Continuous and accurate ceilometer measurements can provide the sky-condition such as cloud base height (CBH), cloud vertical structure (CVS), and cloud cover at around the sites of meteorological stations. In this study, ceilometer measurement data over a period of 3 years (January 2017 to December 2019) were analyzed to compare the characteristics of CBH at inland and coastal stations sharing the same climate characteristics in Korea. The annual averaged frequency of cloud occurrence between 0 and 7750 m at the first CBH is similar in both inland (41.8 ± 10.2%) and coastal (40.3 ± 9.5%) areas. However, there are differences in monthly and seasonal trends. The maximum cloud occurrence appears in summer (winter) of 64.3% (60.1%) in inland (coastal) areas, while the minimum of 25.6% (21.9%) shows in transient seasons of spring and autumn. In winter, the cold surge of northwest wind tends to increase the cloud occurrence from the ocean at coastal rather than in the inland area. It is shown that monthly cloud occurrence in each station is closely related to its monthly precipitation variation. The CVS frequency calculated from the total number of CBH with 250 m vertical bins shows the maximum between 500 to 1500 m (0 to 1000 m) in inland (coastal) areas, indicating more frequent occurrence at a lower height in the coastal area. It is mainly caused by the seasonal variability of the low-level clouds in the coastal region, which occurs two to three times higher in spring and summer than in other seasons. The study implies that long-term measurements of ceilometer would provide a better understanding of the characteristics of cloud behaviors in inland and coastal areas.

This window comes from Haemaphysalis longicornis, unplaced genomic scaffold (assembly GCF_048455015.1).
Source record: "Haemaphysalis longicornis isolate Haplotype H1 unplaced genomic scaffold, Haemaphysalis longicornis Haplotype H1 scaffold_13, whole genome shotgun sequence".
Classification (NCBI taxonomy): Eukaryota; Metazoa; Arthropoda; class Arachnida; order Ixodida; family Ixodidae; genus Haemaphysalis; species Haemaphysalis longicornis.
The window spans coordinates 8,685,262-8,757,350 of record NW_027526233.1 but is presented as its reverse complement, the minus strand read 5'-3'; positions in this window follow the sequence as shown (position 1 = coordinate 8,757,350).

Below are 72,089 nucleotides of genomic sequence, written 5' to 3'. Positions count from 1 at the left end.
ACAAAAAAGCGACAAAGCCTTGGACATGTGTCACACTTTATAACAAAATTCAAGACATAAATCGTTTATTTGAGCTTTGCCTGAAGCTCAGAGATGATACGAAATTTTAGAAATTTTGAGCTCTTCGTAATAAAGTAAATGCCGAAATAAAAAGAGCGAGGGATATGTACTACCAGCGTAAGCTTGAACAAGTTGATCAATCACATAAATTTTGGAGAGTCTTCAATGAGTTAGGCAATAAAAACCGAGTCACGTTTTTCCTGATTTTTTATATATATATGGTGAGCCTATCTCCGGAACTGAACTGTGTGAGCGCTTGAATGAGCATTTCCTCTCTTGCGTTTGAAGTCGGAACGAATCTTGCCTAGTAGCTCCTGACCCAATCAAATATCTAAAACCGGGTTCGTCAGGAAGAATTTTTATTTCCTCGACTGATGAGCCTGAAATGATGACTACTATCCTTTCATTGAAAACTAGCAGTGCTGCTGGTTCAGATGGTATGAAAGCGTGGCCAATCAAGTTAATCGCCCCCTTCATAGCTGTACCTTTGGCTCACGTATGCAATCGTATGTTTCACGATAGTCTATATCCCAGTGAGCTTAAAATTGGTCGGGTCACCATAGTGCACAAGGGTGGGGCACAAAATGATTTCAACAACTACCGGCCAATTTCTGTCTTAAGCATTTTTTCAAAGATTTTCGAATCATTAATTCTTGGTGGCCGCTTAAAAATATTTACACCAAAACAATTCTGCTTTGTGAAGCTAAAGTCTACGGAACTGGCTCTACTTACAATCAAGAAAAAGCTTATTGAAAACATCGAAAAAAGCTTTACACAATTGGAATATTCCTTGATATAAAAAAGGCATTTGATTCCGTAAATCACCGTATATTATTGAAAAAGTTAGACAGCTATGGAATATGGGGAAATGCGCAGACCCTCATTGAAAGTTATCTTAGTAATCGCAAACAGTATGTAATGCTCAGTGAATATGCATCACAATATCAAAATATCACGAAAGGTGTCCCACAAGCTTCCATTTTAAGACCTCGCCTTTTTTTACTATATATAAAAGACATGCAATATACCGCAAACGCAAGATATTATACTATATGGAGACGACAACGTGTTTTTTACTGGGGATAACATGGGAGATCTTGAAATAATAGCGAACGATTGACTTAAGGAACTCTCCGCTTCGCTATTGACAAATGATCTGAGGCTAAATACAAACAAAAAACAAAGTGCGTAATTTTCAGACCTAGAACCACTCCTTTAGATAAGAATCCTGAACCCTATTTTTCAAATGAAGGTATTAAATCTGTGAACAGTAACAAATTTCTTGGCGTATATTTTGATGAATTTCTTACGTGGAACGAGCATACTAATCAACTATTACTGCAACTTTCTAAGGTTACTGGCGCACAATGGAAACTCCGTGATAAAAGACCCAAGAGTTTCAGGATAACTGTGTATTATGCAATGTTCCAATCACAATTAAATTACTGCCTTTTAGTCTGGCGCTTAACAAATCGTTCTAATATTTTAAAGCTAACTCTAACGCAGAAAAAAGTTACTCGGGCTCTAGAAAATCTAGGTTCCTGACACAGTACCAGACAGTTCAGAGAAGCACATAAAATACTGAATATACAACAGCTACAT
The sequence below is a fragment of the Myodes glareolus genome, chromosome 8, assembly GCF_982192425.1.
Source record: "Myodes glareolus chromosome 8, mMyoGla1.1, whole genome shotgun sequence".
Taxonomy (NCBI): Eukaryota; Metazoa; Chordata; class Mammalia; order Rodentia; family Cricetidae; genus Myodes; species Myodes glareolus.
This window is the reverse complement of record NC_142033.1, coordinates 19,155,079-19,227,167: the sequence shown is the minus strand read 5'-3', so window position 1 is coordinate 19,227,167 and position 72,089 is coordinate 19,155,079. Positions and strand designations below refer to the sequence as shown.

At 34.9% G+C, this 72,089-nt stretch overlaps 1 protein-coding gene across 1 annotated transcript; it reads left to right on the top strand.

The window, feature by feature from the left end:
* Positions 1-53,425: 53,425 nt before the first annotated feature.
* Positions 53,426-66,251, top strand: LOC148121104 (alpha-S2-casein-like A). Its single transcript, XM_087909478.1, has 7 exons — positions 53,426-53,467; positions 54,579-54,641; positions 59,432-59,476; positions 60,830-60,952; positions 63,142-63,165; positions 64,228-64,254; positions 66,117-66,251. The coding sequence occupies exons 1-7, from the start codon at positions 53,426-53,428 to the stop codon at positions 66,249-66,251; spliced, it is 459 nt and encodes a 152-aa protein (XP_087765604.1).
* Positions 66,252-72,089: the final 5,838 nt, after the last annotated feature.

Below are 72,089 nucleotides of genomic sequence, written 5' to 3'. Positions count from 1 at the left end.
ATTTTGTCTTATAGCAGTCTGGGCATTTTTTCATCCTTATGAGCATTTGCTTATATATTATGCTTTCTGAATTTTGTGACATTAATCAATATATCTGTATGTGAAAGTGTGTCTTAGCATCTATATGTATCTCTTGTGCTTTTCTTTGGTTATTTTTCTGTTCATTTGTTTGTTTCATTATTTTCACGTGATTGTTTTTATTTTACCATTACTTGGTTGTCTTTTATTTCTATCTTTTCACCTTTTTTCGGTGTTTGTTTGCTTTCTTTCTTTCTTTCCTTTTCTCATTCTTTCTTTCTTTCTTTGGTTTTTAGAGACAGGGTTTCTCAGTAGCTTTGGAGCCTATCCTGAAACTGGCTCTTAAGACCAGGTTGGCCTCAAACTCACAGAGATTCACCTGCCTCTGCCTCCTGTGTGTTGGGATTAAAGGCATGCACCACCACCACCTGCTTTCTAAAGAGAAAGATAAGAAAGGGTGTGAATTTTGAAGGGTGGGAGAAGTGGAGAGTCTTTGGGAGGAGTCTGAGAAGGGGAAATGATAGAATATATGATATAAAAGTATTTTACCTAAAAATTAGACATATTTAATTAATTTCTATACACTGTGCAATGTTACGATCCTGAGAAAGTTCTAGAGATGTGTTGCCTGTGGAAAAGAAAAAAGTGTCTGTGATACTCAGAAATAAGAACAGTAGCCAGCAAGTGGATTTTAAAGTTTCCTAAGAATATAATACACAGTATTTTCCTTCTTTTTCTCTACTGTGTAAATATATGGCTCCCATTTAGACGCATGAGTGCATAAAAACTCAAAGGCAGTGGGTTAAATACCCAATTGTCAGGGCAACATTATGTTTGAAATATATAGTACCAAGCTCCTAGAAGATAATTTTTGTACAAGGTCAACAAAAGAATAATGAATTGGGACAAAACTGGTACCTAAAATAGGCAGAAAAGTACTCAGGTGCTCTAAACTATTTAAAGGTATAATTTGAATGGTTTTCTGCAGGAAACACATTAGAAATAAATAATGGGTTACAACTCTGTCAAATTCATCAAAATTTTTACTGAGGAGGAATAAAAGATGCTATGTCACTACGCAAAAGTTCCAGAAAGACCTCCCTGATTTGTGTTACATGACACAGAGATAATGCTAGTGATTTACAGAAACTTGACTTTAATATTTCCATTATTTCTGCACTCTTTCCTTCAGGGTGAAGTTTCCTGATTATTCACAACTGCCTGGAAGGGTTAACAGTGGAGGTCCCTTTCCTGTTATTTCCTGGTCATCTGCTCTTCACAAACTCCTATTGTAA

|Number of pages||16|
|Publication status||Published - 2020|
Bibliographical noteFunding Information:
Author Contributions: Conceptualization, S.L. and S.‐W.K.; formal analysis, S.L.; resources and data curation, J.K.; writing—original draft preparation, S.L.; writing—review and editing, S.‐O.H. and S.‐W.K.; supervision, S.‐ W.K.; methodology and project administration, J.N.C. and K.‐B.A. All authors have read and agreed to the published version of the manuscript. Funding: This research was funded by the Agency for Defense Development, 14‐201‐103‐030. This research was supported by Basic Science Research Program through the National Research Foundation of Korea (NRF) funded by the Ministry of Education, No. 2018R1D1A1B07048991. Support for this work was provided by the National Research Foundation of Korea to the Center for Galaxy Evolution Research (No. 2017R1A5A1070354).
© 2020 by the authors. Licensee MDPI, Basel, Switzerland.
All Science Journal Classification (ASJC) codes
- Environmental Science (miscellaneous)